Getting Started with Spore
OK, this isn’t about TV in the most traditional sense, but I spent several hours over the weekend playing Spore – the new video game from the creator of The Sims – and I figured since video games are the new TV, they do have their place here at BYB.
In case you don’t follow gaming, let me give you some background. First of all, The Sims – kind of a precursor to Second Life in which you create digital characters and live their lives, including all the mundane features of life such as eating, sleeping and using the ladies’ room – has been a massive hit. In 2002, it had sold 6.3 million copies and was the best-selling video game in history. No wonder the next game from The Sims’ designer, Will Wright, was much anticipated.
Enter Spore, which has been eagerly awaited since at least 2006. Besides Wright, Electronic Arts recruited top game designer Soren Johnson of Civilization IV and musician Brian Eno to work on the game.
For the past few weeks, gamers – who are a pretty vocal online community – have been up in arms over the digital rights management that Spore planned to employ. Once you have bought a copy of Spore, you then have the rights to install it on three separate machines – let’s say your super-fast gaming PC, your laptop and your portable media player. This isn’t so different than what iTunes demands, although people don’t really dig that set up either.
While this may sound perfectly reasonable to the layman (why would you need copies of this game on more than one machine, you might ask) it’s absolute heresy to the many computer/fair use purists out there who believe that if you pay to own a piece of content, it is your right to use it when and where you want.
Somewhere in the middle come content creators who both want their games, shows, music, whatever to be distributed as widely as possible, but also want to make some money.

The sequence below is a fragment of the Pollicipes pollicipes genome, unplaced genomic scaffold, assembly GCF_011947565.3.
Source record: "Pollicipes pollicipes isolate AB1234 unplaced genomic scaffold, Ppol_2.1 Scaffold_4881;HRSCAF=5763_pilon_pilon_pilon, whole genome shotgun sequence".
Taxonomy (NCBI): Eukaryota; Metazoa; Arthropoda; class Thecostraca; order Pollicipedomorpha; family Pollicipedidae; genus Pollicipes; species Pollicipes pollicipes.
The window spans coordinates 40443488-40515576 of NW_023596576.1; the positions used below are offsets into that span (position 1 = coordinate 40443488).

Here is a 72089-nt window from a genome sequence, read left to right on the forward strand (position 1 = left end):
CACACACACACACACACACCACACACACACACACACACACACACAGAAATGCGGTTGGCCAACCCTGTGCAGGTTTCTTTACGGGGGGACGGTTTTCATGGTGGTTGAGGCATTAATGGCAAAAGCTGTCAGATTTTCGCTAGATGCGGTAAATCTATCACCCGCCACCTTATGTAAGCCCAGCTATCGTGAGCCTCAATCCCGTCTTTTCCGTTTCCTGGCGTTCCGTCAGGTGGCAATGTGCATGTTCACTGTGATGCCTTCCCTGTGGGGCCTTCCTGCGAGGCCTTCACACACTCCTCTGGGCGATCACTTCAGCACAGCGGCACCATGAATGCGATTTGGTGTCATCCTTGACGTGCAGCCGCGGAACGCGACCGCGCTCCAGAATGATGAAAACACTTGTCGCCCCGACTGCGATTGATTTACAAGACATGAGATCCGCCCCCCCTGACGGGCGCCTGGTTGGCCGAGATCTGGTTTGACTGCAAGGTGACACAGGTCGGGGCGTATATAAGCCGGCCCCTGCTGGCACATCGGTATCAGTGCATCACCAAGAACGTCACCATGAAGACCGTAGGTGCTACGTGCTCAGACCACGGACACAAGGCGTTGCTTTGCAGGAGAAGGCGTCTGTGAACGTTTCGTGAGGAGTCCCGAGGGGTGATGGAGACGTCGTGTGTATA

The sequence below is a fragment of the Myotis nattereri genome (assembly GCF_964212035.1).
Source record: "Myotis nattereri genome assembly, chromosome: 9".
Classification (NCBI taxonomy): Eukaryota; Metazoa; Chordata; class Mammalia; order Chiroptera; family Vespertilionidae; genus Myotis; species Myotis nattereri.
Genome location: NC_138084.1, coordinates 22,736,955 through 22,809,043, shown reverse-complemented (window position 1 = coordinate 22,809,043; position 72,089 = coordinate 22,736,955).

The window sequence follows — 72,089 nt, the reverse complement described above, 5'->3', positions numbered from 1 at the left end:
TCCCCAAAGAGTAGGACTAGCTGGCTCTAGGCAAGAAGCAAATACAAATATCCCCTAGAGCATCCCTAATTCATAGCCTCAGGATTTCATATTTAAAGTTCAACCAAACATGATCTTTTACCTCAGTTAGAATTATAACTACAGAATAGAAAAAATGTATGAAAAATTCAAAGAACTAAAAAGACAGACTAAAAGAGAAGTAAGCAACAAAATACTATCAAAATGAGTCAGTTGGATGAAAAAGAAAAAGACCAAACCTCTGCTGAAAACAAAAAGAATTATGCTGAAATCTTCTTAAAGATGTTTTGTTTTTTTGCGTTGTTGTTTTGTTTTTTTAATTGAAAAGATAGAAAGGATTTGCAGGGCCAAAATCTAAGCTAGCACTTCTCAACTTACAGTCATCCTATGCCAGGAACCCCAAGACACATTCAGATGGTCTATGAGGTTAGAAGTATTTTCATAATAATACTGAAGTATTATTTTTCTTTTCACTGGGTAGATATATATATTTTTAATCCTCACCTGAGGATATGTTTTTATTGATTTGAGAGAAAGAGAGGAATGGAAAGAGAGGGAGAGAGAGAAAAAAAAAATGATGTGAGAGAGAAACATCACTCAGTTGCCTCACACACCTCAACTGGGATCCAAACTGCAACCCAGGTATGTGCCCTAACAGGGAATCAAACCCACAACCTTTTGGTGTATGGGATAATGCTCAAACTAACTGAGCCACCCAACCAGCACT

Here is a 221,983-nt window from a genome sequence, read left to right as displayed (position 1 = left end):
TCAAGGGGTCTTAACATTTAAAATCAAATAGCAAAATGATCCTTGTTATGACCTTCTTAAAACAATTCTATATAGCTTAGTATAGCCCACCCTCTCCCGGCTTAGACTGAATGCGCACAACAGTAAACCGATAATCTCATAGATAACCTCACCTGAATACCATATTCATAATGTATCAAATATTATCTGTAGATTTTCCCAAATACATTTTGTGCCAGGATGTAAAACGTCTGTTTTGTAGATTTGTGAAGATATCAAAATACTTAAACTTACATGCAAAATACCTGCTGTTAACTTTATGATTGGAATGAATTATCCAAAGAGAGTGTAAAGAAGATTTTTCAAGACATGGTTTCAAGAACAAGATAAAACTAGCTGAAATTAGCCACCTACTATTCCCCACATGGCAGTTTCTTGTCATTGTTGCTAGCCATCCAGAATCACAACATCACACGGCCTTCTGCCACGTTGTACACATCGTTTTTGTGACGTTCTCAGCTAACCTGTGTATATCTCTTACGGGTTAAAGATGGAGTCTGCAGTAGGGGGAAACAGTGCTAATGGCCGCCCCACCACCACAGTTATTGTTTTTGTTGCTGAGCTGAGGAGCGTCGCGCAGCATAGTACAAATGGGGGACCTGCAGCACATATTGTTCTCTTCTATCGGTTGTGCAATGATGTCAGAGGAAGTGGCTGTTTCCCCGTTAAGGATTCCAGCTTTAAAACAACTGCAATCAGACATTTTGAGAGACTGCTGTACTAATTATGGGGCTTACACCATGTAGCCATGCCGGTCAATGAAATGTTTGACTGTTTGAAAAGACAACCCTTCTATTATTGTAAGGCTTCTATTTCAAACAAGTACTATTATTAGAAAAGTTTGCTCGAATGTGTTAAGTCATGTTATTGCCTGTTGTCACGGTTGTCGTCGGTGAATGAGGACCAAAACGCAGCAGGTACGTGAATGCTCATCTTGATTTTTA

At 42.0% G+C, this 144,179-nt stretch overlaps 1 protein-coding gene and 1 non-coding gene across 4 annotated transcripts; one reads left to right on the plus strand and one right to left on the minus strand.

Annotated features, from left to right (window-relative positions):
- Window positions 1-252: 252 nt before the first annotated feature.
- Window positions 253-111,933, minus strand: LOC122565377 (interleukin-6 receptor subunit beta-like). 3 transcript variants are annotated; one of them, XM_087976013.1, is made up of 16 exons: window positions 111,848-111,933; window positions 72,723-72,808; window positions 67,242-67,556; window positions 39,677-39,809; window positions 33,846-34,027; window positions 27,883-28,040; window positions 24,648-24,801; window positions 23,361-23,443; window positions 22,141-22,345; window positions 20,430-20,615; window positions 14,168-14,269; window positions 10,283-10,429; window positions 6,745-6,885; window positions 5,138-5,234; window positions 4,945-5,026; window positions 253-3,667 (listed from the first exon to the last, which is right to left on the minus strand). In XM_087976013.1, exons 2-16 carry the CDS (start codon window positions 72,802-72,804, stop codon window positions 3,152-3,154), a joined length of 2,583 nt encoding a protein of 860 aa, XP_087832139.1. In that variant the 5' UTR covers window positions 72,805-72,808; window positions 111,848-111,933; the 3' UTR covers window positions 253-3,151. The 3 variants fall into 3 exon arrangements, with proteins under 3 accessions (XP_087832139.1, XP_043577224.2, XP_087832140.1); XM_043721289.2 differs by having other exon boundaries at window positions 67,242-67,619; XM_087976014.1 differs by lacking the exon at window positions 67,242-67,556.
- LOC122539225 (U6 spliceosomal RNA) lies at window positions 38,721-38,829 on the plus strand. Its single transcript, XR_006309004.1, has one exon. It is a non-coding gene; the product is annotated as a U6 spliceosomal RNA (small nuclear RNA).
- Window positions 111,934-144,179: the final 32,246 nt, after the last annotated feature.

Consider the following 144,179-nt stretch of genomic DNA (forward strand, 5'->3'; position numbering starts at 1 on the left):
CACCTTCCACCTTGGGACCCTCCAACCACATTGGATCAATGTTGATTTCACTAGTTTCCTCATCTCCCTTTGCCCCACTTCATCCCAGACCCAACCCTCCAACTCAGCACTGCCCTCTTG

As far as Spore goes, the DRM fuss seems to be much ado about nothing. So far EA is being pretty accommodating to people who want to install the game – even allowing those who are just renting the game to install it on three-plus machines and happily handing them a key. I believe this is because Spore is intended to be a “massively single-player online game,” meaning that people are playing in their own virtual worlds, but they are playing online with lots of other people. While they are doing that, there are things to upload and download and that’s where the money is to be made. So while EA is instituting some copy-protection with this game, it actually makes more sense for it to hand it out to whomever wants it, get them all addicted and then start selling them upgrades and so forth. It’s not unlike what Microsoft did with Windows, and in my book, that’s a pretty good model to follow.
Whether EA’s tactic will work remains to be seen. So far people are pretty unimpressed with this game, even though it incorporates almost everything hot on the Internet right now: particularly user-generated creations and social networking. I thought much of the game was pretty cool – for example, you create your own creature, and every time you make a change, that change is represented in your world. So if you change your guy, all the creatures in your pack immediately change too. Later, you aren’t only creating your creature but also your houses and vehicles and movie theaters. That started to annoy me but I could see how many would really dig it.
Once you get all that created, you can take pictures and videos of everything you’ve done and post them online. YouTube has even created a Spore-dedicated channel where people can post and watch these videos. Spore definitely represents a sort of new generation that’s merging TV, gaming, interactivity and the Internet.
Maybe the issue for Spore is that expectations were far too high for it. If it just showed up in a vacuum, I think it would amaze and delight people. But because the bar’s already been set so high with games like Sims and Civ 4, it takes a lot to impress these days. That said, even a moderately reviewed video game gives TV a run for its money – very few TV shows have the ability to create an obsession like a hyper-interactive video game does. TV producers and network heads: take note!
You had no idea I was a secret game addict, did you?